What is Agile Development Methodology?

Guest post 11.5.2021. Reading Time: 5 minutes

Types, Pros, and Common Misconceptions

Agile software development methodology was inadvertently introduced in the year 1957. Its roots originated when computer scientists Gerald Weinberg and John Von Neumann used an incremental development approach for developing IBM and Motorola software. Decades later, the agile software development methodology gained popularity and became a widely accepted standard for software development. 

Unlike the regular Waterfall development approach that involves requirement gathering and documentation before the start of the project, Agile approach is all about iteration cycles and incremental progress. In Agile methodology, the development team can start developing the project with minimum requirements and add more features at the later stages of development. 

When compared with the waterfall approach, a major difference in agile methodology is that it allows you to return to the requirements gathering stage and repeat the development process. This leaves scope for unpredicted changes in the project.

Need and Use Case for Agile Development Methodology

The actual need for agile software development methodology derives from the increasing competition amongst businesses. Due to ever-changing consumer behavior and trends, businesses themselves need to be agile, i.e., to be able to react to changing consumer trends in a short time. 

Agile methodology provides this agility via iterative development. For a better understanding, let’s take the example of two rival businesses Brand X and Brand Y. Brand X already has a highly functioning mobile app to deliver its services. Brand Y wants a similar app and opts for waterfall development. 

However, till the time Brand Y’s app is fully developed, Brand X would have updated its app with the latest features required to match the dynamic market trends. Thus, Brand Y’s app would look outdated in comparison and fail to meet user expectations.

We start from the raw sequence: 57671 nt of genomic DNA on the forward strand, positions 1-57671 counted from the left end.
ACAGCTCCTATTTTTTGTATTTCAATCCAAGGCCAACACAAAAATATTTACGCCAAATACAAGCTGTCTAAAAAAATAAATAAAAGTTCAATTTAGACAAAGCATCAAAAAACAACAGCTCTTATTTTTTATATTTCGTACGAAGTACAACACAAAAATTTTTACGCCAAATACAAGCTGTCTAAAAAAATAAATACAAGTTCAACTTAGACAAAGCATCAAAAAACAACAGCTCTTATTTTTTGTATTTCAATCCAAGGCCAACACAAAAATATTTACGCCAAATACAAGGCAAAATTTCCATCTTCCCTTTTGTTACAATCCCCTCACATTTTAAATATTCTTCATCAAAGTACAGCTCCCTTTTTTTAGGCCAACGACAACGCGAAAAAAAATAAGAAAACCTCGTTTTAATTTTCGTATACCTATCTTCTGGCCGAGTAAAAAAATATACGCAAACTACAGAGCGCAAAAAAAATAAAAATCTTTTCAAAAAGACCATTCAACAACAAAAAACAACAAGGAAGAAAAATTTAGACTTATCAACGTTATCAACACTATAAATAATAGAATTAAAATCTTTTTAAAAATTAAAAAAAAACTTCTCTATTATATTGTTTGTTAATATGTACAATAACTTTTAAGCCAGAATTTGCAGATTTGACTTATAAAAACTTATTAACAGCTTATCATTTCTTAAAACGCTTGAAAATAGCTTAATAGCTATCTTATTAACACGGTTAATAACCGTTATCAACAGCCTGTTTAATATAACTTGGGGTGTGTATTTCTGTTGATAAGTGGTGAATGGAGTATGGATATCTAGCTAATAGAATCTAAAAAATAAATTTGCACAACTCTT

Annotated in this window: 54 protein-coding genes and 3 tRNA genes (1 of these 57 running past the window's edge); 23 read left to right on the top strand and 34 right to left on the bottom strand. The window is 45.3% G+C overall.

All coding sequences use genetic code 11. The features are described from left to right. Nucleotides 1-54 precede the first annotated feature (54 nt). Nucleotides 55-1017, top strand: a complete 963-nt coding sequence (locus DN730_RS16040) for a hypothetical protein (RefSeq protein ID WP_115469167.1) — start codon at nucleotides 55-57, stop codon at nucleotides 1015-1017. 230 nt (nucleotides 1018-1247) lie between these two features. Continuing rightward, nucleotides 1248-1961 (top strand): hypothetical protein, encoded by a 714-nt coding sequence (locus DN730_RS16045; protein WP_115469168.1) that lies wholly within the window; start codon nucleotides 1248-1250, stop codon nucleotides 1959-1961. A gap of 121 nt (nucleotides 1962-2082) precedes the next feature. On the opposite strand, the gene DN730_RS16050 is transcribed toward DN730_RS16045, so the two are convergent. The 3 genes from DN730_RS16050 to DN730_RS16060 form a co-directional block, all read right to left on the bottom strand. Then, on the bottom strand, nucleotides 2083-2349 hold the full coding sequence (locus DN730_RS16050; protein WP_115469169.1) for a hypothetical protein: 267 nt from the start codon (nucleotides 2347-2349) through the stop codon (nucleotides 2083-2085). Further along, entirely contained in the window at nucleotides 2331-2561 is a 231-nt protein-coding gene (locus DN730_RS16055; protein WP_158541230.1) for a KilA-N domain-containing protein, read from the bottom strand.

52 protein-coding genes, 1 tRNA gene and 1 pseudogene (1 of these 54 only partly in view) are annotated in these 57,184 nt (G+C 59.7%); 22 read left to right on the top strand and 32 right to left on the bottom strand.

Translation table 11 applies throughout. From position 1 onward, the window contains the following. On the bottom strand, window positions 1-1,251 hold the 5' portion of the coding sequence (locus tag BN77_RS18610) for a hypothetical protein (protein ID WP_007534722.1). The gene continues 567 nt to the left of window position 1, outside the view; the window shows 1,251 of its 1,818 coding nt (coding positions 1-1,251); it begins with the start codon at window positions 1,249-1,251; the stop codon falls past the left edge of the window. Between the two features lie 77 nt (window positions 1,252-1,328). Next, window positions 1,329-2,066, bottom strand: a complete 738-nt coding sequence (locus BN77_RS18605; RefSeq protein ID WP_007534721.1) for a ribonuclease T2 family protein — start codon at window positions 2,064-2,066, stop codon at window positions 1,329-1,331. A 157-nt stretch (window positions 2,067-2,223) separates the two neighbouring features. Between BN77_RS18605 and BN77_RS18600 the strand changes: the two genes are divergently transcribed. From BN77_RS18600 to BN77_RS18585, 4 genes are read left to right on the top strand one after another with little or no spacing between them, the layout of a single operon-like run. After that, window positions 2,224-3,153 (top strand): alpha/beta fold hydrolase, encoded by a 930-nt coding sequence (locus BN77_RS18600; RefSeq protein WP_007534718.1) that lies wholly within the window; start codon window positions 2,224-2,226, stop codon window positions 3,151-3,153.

Agile methodology is the solution for Brand Y’s problem. With agile software development, Brand Y can iterate its app N number of times, add or remove any features, do UI/UX changes and remain a close competitor of Brand X

Types of Agile Development 

Scrum and Kanban are the two agile development methodologies that are widely in use across the globe. They both include incremental progress and allow you to return to the requirement gathering stage. 

Scrum Development

The Scrum development approach includes various sprints or iterative cycles for development. At the end of every sprint, the development team goes back to the requirement-gathering stage to collect information for the next sprint. In this manner, SCRUM adds incremental progress to the project and builds value. In the meantime, consider using a project management time tracker so that you have everything under control.

However, a notable limitation of the Scrum development method is that any changes can be only implemented in the next sprint. A major benefit of this development approach is that it requires less team collaboration while still providing the benefits of agile. 

Kanban Development

Kanban development focuses on the development of high-priority features. Instead of using sprints, it uses a pulling technique and the Kanban board.

In the pulling technique, developers with available bandwidth select a high-priority task from the Kanban board and only move onto the next task after its completion. Thus, the Kanban development approach requires more coordination between developers. However, changes can be made anytime depending on task priority. 

Difference between Scrum and Kanban Development 

Scrum Development Kanban Development
Uses sprint cycles for developmentUses pulling technique for development
Roles and tasks are specifically assigned to developersDevelopers with available bandwidth themselves handpick top-priority tasks
Requirements can be only gathered at the end of a development sprint and the changes have to wait for the next sprintRequirements can be gathered anytime. Tasks are sorted according to priority, allowing the changes to be made anytime in the development process
Individual performance is given significance Team coordination is given significance